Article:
The basic problem with Restraint, a solo with live music conceived and choreographed by Colombian-born, Berlin-based Lina Gómez for and with the dancer Julek Kreutzer, is its unrelenting monotony. Both the Kreutzer and percussionist Michelangelo Contini enter from the stalls, clad in loose white t-shirts and non-descript trousers. He sits, back to audience, and begins beating out a steady, heavy rhythm on a three-piece drum kit set roughly centrestage. She responds by adopting a splay-legged stance and jiggling and jerking her upper body. Kreutzer’s moves possess a shifting variety: fast crawls back and forth on all-fours, quick strides or pivots with chin to hunched shoulder. But her dynamic power, minus much gradation, is there to be observed rather than felt. The lighting, meanwhile, brightens or dims arbitrarily. Restraint may not last long, but it’s more draining than pulse-quickening.
Tapping a repetitive rhythm, a drummer sits with his back to the audience, gently building a soundscape that will become the driving force of the performance. On the other side of the stage, a dancer’s chest vibrates and judders in a seemingly involuntary reaction to the music. Before long, the pulse has spread across her body, projecting her into the space. At times Julek Kreutzner seems to be at the mercy of Michelangelo Contini’s relentless drum beat, at others, she displays a relaxed resilience. Pushing through the music, crawling determinedly across the stage floor, she never loses her air of quiet composure, despite her limbs often being intertwined in awkward positions. The audience flits between seeing her as subservient to the soundscape and hearing the music in relation to her movement, creating a prolonged dialogue between mediums that is clear, but lacking in development.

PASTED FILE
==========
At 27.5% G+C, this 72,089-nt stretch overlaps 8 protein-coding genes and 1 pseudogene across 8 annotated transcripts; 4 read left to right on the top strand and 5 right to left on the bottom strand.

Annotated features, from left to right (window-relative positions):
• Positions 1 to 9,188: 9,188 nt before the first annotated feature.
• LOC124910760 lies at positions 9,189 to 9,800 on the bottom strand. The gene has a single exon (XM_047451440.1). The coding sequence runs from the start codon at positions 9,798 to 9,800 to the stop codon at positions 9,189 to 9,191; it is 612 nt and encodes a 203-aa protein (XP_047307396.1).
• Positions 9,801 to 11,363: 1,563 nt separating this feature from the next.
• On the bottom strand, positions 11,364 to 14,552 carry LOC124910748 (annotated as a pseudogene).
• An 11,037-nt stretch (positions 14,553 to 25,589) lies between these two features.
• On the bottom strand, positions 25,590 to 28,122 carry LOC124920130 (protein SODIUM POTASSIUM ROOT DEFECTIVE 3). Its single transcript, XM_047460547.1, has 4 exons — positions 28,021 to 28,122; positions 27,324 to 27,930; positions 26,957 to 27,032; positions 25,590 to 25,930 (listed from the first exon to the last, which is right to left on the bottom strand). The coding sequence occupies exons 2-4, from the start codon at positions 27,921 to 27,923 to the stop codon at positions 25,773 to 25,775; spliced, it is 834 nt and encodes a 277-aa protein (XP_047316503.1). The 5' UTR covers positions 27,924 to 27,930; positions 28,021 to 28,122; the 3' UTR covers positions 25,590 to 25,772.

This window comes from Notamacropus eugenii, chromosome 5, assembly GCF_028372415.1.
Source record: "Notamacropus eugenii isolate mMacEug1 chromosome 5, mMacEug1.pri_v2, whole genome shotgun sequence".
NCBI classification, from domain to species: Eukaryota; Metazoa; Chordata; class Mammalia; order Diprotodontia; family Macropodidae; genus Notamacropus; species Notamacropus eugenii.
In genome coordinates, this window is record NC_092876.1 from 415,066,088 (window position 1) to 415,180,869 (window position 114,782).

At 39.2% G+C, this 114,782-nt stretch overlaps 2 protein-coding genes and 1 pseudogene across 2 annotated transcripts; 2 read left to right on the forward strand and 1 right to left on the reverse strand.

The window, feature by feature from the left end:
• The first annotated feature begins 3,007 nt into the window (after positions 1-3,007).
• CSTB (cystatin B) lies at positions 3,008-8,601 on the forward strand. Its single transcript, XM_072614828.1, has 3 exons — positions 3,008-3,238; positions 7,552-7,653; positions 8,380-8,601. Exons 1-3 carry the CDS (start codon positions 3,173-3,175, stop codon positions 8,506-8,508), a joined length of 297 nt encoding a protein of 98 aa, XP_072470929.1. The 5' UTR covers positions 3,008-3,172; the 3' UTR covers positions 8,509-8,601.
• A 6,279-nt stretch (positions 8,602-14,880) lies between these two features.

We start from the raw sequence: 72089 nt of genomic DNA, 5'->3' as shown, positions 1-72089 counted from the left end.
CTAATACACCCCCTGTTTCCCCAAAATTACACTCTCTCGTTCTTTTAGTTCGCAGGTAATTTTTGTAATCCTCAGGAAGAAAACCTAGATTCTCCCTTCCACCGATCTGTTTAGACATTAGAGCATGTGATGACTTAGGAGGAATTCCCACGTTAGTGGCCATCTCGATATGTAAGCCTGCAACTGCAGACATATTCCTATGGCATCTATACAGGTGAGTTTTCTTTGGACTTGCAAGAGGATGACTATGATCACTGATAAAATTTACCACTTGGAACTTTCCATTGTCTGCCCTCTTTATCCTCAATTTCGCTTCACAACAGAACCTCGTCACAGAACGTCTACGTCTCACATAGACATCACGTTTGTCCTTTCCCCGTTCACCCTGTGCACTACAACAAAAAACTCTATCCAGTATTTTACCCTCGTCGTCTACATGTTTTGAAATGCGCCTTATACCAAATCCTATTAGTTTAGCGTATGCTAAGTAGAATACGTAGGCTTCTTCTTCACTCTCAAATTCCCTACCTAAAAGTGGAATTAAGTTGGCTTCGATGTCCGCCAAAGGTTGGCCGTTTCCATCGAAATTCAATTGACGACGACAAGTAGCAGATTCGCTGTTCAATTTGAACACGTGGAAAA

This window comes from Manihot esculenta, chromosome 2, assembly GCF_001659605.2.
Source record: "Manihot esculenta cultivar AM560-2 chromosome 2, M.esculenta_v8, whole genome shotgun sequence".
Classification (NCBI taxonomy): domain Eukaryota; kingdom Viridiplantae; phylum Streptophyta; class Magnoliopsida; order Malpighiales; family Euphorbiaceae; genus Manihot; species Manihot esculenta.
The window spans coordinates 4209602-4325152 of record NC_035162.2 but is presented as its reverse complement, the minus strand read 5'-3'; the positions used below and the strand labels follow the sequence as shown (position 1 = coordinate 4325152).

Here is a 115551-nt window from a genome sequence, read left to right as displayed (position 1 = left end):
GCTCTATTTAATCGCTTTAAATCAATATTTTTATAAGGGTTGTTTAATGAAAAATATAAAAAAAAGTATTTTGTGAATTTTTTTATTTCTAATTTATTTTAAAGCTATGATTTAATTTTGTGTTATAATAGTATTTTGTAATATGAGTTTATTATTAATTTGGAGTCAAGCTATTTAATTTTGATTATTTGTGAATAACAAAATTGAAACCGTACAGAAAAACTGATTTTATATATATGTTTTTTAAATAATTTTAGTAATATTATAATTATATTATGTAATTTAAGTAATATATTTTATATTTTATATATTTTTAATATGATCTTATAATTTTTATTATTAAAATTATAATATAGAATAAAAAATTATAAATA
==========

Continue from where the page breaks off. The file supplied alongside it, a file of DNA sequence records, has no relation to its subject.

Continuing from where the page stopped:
The set up is clear: dancer and drummer enter from the audience. Drummer sits at drums, dancer chooses a point in space. The game begins.
After this premise, however, all that follows is a blur of choices only taken halfway. If Restraint is a conversation, it’s not an interesting one. The drums offer an almost unchanging baseline while the dance is neither precise nor clearly related to the beat. The light changes feel random and don’t contribute to the conceptual chat either. If, instead, Lina Gomez’s work is a quest to embody an existential tremour, it falls short again: no button is pushed far enough for the physical vibrations to become engaging. The drummer facing the wall doesn’t help.
Instead of becoming an earthquake, the elements at play here appear shaky and startled – as if being overpowered by one.
The mallets hit the drumhead. The beat is constant. Julek Kreutzer throws herself into a movement that shakes and jerks her body as Michelangelo Contini keeps on drumming. The rhythm forms the connecting tissue between them.
Lina Gómez’s choreography lies solely upon illustrating the rhythm. Kreutzer’s expression is turned inwards as she moves from spasticity to short bursts of more free-flowing motion. At moments her convulsions transfer to the floor, creating the temporary illusion of an earthquake.
Restraint looks unavoidably like a movement research session in a dance studio. It suffers from the lack of dramaturgy. The choreography is based on one pulsating movement task and the development of a theme is absent. For Kreutzer it’s physical, but structurally it’s static.
The finish is as sudden as the beginning. The abrupt end of the drumming leaves silence ringing in the ears.
Drummer Michelangelo Contini sits with his back towards the audience while dancer Julek Kreutzer takes up a sumo stance and shakes her body to the percussion. While Restraint admirably keeps up a palpable energy throughout, the idea exhausts itself within minutes. It feels like a research task that could have been explored in a studio. Continuous repetitive twitching in various positions and shapes doesn’t require the presence of an audience. Sometimes she pretzels herself into advanced yoga poses. Occasionally she crawls. Random light changes happen without reason. The faint vibe of martial arts in the movement is not without skill but ultimately Lina Gómez’ work becomes an exercise in stamina, both for the dancer – red in the face – and for us. It looks exhausting and remains mystifying.